Have you ever had a conversation with someone and you know they hear you but really are not listening? Perhaps they seem lost in their own thoughts? Or maybe they are busy doing other things while they “talk’ to you? It’s frustrating to say the least. How frustrating depends on how much value you put into the conversation and relationship.
For example, I can remember being in class not too many years ago. The teacher asked a question, I raised my hand and was called upon. I began to speak and then she started to engage in another conversation completely. I waited a moment and she did not stop. When I realized she wasn’t going to bring her attention back to me I decided to just say odd things like what I was going to have for lunch. I then stopped again, she looked back at me and said, “That is a great observation. I like how you handled that.” Clearly, I was not being listen to. How much did this bother me? A lot! My input was not being valued. I stopped participating in the class. I kept my thoughts to myself. Why? She was not going to hear them anyway so why get myself all worked up. Best way to handle it? Not sure but at the time it seemed so. The exchange created a lasting impression on me.
Now let’s look at another example. I am in the store and I ask a sales person a question. She or he is distracted and either ignores me or gives me some crazy answer. Am I frustrated? Sure. How much does it matter? Not nearly as much as the example above.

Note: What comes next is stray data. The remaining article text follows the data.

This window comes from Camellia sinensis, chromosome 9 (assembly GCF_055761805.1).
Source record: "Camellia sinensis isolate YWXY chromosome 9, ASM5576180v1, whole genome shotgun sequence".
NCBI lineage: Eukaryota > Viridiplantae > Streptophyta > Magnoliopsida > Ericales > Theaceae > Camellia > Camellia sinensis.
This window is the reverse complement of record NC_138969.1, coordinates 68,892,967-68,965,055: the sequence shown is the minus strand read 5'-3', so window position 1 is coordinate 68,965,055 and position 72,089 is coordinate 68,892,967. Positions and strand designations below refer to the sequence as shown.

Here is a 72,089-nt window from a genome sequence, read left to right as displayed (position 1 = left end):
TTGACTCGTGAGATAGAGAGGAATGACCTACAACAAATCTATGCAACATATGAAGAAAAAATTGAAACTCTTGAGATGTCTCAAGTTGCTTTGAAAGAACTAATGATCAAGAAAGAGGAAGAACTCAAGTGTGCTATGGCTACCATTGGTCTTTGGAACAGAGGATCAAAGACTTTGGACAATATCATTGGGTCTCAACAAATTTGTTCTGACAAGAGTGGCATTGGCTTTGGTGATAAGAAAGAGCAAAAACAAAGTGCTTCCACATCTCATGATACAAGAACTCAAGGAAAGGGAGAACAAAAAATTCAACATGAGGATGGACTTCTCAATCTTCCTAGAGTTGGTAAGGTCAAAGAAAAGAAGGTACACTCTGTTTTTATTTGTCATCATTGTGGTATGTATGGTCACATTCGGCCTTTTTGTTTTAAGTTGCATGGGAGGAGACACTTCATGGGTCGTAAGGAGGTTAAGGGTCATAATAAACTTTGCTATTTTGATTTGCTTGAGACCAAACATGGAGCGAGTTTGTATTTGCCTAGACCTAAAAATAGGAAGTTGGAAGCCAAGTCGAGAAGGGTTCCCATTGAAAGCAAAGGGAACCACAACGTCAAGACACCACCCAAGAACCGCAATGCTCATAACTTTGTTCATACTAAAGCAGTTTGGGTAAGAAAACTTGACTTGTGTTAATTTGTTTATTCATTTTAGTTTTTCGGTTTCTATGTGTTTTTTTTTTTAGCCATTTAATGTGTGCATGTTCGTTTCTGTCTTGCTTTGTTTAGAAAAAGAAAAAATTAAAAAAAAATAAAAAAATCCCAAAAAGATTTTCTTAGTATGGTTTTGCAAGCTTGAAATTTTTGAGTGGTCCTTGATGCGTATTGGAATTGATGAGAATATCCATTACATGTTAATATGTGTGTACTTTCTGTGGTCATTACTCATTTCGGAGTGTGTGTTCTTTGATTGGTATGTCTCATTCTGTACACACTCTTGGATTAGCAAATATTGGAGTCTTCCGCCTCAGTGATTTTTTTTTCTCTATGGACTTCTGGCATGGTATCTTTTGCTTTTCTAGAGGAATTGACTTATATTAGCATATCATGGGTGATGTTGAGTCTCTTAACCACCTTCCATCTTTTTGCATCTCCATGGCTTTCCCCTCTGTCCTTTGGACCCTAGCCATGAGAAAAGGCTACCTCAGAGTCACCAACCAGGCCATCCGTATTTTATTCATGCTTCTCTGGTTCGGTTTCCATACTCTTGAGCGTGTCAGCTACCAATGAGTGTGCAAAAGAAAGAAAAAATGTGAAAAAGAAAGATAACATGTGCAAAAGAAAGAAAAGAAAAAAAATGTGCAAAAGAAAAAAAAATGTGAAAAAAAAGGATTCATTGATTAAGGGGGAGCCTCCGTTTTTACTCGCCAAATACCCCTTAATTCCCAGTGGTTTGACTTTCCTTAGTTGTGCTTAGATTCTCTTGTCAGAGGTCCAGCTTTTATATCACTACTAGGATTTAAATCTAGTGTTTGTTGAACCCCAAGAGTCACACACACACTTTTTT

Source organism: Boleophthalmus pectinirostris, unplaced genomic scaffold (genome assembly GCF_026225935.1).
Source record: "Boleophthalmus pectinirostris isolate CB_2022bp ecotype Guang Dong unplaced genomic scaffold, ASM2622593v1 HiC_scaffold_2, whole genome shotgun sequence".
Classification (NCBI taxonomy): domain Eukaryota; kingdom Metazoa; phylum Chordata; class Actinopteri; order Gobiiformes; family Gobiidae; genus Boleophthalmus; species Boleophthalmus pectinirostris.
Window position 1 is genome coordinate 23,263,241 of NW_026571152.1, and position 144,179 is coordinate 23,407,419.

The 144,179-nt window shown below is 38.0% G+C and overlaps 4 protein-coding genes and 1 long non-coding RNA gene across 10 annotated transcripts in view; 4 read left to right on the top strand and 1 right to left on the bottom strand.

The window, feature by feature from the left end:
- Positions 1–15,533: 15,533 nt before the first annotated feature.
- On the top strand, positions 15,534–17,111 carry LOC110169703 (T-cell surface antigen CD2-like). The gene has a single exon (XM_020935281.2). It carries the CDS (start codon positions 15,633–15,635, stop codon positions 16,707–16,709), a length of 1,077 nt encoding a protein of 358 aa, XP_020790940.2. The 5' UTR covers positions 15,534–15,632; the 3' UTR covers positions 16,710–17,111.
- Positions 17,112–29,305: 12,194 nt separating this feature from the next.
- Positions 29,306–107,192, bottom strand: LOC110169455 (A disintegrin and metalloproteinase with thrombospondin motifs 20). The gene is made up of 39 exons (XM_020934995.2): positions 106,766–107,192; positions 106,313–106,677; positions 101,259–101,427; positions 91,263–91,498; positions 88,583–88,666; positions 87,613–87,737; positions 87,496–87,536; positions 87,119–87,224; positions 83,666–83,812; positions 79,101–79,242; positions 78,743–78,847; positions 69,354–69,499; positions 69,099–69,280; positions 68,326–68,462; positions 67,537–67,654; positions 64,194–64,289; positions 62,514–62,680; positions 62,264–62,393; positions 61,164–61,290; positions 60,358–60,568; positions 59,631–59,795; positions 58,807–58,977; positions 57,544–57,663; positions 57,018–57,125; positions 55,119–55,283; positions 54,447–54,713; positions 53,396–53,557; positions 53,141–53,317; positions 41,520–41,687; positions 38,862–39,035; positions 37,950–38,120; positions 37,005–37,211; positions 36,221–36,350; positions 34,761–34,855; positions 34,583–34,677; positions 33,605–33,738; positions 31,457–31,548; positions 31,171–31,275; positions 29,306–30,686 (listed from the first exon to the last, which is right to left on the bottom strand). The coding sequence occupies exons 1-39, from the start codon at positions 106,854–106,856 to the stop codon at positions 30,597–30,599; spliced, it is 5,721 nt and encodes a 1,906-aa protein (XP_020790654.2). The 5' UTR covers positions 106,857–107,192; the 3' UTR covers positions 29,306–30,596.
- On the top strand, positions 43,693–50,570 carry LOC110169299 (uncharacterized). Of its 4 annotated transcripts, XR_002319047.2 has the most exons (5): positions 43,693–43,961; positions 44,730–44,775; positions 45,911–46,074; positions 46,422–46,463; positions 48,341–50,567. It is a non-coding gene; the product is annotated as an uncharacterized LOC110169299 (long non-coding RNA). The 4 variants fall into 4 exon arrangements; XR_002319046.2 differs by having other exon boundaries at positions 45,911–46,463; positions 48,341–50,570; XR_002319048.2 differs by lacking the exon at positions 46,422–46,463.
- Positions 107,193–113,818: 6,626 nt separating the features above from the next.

The teacher example made me think…”What’s wrong with me?” while the store example made me think….”What’s wrong with them?” The second example does not call my value into question. At least mot for me. But I have to wonder, if all those ‘little’ dismissals happen all the time, if they are more common than not, could I say the same thing? Would I be able to walk away from them so easily?
We all want to be heard. Really listened to. Yet I observe too many people being dismissed or dismissing others. What if we just stop long enough to really hear what others have to say? What harm could come of really taking the time to hear someone? Perhaps that extra few minutes could allow for better understanding of one another. Perhaps it could mean being able to understand what is really happening. What do you have to lose if you just stopped what you are doing, looked the person in the eye, and really heard them?
Until next time….
Change. Discover. Transform.
Carla Carter, Ed.D., LCPC, CMPC, EMDR Certified